Nesting Measurable Activities in Your Organization – Aligning HSE Culture to Management Functions

Nesting
Excerpt from
“MORE Creating and Maintaining a Practical Based Safety Culture© Turning Intention into Action”

Consider measuring and nesting expectations and behaviours that CREATE Safety. Include your Management Team! Thoughts? Please share with your team and start the larger discussion of measuring safety and not the lack of it!

Nested Measurements

Saying What Is REALLY Important Matters

Safety Words

Saying What Is REALLY Important Matters
Part 1
What Does Counting Injuries as a Measure of Our Safety Process do to Our Risk Communication?

There’s a long tradition in thinking (by some) that measuring safety is best done by measuring the lack of injury. If you’ve read ANY of my books, articles, newsletters, tweets, Linkedin posts and/or my blog you’ll know that I believe this is illogical and a very poor measure of safety. Measuring injuries as proof of safety is illogical because lack of injury can happen by just being lucky. Very unsafe activities can result in no injuries at all.
What I haven’t talked about much is what this huge error in risk communication does to our workers. Let’s explore…

What are we really trying to say?

If we count and celebrate lack of injury, do our workers start to think that as long as they are not injured it must be what they want?

Is the message to them “Take risks to get production, just don’t get caught by hurting yourself?” How about “It must be safe, last time I did it I didn’t get hurt!”

I’m confident that we do a great deal of damage to our workers risk perception by linking the lack of injury to their safety. Every one of us reading this can think of a time (in most cases, many times) when we’ve done something everyone on the planet would consider unsafe yet we didn’t get hurt.

So celebrating lack of injury statistics when your whole company knows that it was achieved (at least in part) by some level of luck is extremely damaging. It actually encourages behaviours that may not be in the best interest of your workers. In a similar fashion, hiring contractors with low injury rates may very well be celebrating and rewarding the best manipulators of safety statistics.

Let’s stop linking this poor measure of safety to our success and/or the rewarding of contracts. We will be successful when we are doing our tasks (work or play) in a reasonably risk managed way. Risk can never be zero but it can be logical based on what is available to us to reasonably control the harmful energies that may strike us. Risk management isn’t magic… it’s logical and hopefully a thoughtful use of our knowledge. Above all there needs to be a reasonable relationship between the risk and the amount of control achieved.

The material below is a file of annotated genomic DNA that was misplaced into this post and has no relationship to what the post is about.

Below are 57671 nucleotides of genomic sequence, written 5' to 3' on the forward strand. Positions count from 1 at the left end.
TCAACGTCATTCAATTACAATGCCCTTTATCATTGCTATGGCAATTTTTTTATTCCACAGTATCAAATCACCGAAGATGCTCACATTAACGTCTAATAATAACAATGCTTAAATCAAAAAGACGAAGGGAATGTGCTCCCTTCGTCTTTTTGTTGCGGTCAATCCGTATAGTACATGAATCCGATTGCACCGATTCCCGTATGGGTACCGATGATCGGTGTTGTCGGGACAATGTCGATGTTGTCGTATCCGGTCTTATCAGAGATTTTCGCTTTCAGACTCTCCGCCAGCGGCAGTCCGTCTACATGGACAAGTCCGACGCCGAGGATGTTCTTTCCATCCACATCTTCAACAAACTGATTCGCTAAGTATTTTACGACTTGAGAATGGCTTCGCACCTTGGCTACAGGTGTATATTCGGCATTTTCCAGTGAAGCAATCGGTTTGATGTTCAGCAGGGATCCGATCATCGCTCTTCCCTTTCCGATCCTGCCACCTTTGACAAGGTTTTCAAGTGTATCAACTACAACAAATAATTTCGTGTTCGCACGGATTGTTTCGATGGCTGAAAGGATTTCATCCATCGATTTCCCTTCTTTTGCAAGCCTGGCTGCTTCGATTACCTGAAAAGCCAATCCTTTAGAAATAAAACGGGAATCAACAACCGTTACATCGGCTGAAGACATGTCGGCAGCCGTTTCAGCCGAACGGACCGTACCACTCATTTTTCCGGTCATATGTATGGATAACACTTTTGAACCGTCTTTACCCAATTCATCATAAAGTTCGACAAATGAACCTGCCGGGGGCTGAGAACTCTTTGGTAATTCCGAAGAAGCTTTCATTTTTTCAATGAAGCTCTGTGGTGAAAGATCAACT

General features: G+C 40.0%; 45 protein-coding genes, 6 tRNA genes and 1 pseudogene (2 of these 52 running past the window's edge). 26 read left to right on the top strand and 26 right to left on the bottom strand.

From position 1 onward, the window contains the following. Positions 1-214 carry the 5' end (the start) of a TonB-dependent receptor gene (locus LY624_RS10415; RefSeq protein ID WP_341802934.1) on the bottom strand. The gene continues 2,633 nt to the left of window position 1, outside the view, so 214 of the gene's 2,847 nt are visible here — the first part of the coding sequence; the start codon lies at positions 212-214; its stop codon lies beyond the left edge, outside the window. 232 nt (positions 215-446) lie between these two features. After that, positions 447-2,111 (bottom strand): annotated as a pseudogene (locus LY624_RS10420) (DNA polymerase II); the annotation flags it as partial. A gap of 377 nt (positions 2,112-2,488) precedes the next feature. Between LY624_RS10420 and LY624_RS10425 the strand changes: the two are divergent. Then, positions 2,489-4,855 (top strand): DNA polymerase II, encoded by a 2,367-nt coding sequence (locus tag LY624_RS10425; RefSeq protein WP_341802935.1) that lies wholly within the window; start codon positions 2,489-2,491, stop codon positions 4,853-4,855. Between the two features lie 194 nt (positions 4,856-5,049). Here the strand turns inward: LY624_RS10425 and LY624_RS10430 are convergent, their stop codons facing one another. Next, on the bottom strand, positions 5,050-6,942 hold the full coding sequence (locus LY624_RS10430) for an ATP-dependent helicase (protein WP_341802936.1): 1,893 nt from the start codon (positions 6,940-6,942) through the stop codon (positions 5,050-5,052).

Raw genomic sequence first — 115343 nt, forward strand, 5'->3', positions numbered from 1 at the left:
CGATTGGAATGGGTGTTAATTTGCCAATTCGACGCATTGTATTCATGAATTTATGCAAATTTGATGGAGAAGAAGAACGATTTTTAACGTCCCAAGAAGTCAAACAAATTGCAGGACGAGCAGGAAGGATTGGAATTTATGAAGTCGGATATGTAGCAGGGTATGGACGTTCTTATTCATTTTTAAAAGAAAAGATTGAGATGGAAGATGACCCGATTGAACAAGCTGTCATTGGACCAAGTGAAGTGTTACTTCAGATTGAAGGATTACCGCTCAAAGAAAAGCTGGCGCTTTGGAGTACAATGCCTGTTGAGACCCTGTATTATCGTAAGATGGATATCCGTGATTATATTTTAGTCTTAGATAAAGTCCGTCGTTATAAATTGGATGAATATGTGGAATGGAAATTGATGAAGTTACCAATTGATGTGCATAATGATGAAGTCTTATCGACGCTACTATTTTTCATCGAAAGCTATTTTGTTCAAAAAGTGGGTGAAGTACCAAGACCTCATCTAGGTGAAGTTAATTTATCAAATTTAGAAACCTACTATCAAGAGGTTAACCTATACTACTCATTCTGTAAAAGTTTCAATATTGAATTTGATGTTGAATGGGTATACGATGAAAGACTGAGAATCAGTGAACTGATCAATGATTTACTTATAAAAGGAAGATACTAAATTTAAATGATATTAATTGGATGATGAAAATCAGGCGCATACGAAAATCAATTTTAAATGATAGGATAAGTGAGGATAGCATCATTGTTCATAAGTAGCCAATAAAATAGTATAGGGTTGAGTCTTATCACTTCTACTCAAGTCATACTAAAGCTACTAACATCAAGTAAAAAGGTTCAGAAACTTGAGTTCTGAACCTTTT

Measuring positive attributes of safe production is the real measure of working safely.

Next time we’ll discuss what we can count and measure that REALLY demonstrates what is important to us by counting the “creating of safety through our activities.” In Part 2 we’ll reveal that counting what we do is much better than counting what doesn’t happen to us! Stay tuned!

Andrew Sharman – Evolving fear into function

https://www.linkedin.com/pulse/shark-infested-safety-re-evaluating-risk-finding-from-andrew-sharman?trk=hb_ntf_MEGAPHONE_ARTICLE_POST

 

Great Job Andrew!

 

The 12 cognitive biases that prevent you from being rational

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I believe to participate in discussions (on-line or in person) with other professionals is essential to one’s growth. Often when involved in these discussions I run across some who just don’t present a rational position. There are many innocent reasons for this irrational very human flaw. Try not to be victim to these cognitive biases. As they say ‘the first step is to realise that you may be a victim of your own biases.” Self-reflection is difficult. Good luck with the growth! Here’s a thought-provoking article I stumbled across on a rainy Sunday afternoon. Enjoy.

The 12 cognitive biases that prevent you from being rational

Developing a Common Knowledge

Common Knowledge2

As my readers will know, I’m not a fan of the illogical term “Common Sense.” The term is most often used in an insulting statement. Usually delivered by an arrogant person who believes they “Have It” and the targeted insulted party “Doesn’t Have It. There is absolutely NO evidence such a magical sense exists.
What we do know exists and can be cultivated is a “Common Knowledge.” In the world of managing organizations Common Knowledge is essential to our success. Communication of ideas and the development of knowledge and skills is a purposeful act that can be managed and GETS RESULTS.
So how do we actively work on a Common Knowledge? Here are some approaches that work:
Get the Best of the Best to Train Others
This is the age old Trade/Craftsman approach. Those who can do, teach others. Anyone who has been involved in this type of training will know just how productive it can be. A word of caution, make sure you pick the right trainer! Trainees can be damaged forever by being taught by the wrong “expert.”

Make it OK to be a Fallible Human
When developing new people to have the knowledge and skills necessary to be GREAT at their jobs the last thing we need is arrogant perfectionists as leaders/trainers. People need time to gain knowledge and develop skills. Impatience from mentors is NOT helpful. It takes time to learn new things. Pick trainers/coaches to help the new people learn and who can remember where and how long it took them to get GOOD at their jobs. They will be the best trainers/coaches/mentors. Select wisely.

So the next time you’re motivated to use the term “Common Sense” PLEASE DON’T…It makes you look uninformed and frankly a bit “arrogantly superior.” Let’s face it, we’re all in this together and being patient and kind with each other will win the day!